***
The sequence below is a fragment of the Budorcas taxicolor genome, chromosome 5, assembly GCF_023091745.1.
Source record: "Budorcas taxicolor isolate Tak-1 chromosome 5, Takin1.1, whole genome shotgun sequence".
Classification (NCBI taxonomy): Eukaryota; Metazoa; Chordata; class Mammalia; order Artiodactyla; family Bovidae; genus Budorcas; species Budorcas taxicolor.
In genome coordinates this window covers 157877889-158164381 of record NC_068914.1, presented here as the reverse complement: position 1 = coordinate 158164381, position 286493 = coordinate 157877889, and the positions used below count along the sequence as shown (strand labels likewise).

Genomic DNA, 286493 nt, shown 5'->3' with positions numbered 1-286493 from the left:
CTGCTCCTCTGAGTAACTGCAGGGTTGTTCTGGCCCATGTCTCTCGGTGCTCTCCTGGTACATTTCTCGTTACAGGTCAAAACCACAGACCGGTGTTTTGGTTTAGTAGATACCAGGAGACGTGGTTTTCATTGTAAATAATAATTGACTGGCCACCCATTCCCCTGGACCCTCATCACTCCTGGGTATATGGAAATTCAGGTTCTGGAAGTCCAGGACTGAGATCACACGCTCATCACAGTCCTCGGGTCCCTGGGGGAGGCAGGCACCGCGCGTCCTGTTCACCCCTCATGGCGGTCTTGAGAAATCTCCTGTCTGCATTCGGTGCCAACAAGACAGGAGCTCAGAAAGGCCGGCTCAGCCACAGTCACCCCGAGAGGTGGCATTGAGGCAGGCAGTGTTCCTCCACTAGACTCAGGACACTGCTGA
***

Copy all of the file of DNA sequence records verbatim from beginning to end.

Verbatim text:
The sequence below is a fragment of the Budorcas taxicolor genome, chromosome 5, assembly GCF_023091745.1.
Source record: "Budorcas taxicolor isolate Tak-1 chromosome 5, Takin1.1, whole genome shotgun sequence".
Classification (NCBI taxonomy): Eukaryota; Metazoa; Chordata; class Mammalia; order Artiodactyla; family Bovidae; genus Budorcas; species Budorcas taxicolor.
In genome coordinates this window covers 157877889-158164381 of record NC_068914.1, presented here as the reverse complement: position 1 = coordinate 158164381, position 286493 = coordinate 157877889, and the positions used below count along the sequence as shown (strand labels likewise).

Genomic DNA, 286493 nt, shown 5'->3' with positions numbered 1-286493 from the left:
CTGCTCCTCTGAGTAACTGCAGGGTTGTTCTGGCCCATGTCTCTCGGTGCTCTCCTGGTACATTTCTCGTTACAGGTCAAAACCACAGACCGGTGTTTTGGTTTAGTAGATACCAGGAGACGTGGTTTTCATTGTAAATAATAATTGACTGGCCACCCATTCCCCTGGACCCTCATCACTCCTGGGTATATGGAAATTCAGGTTCTGGAAGTCCAGGACTGAGATCACACGCTCATCACAGTCCTCGGGTCCCTGGGGGAGGCAGGCACCGCGCGTCCTGTTCACCCCTCATGGCGGTCTTGAGAAATCTCCTGTCTGCATTCGGTGCCAACAAGACAGGAGCTCAGAAAGGCCGGCTCAGCCACAGTCACCCCGAGAGGTGGCATTGAGGCAGGCAGTGTTCCTCCACTAGACTCAGGACACTGCTGA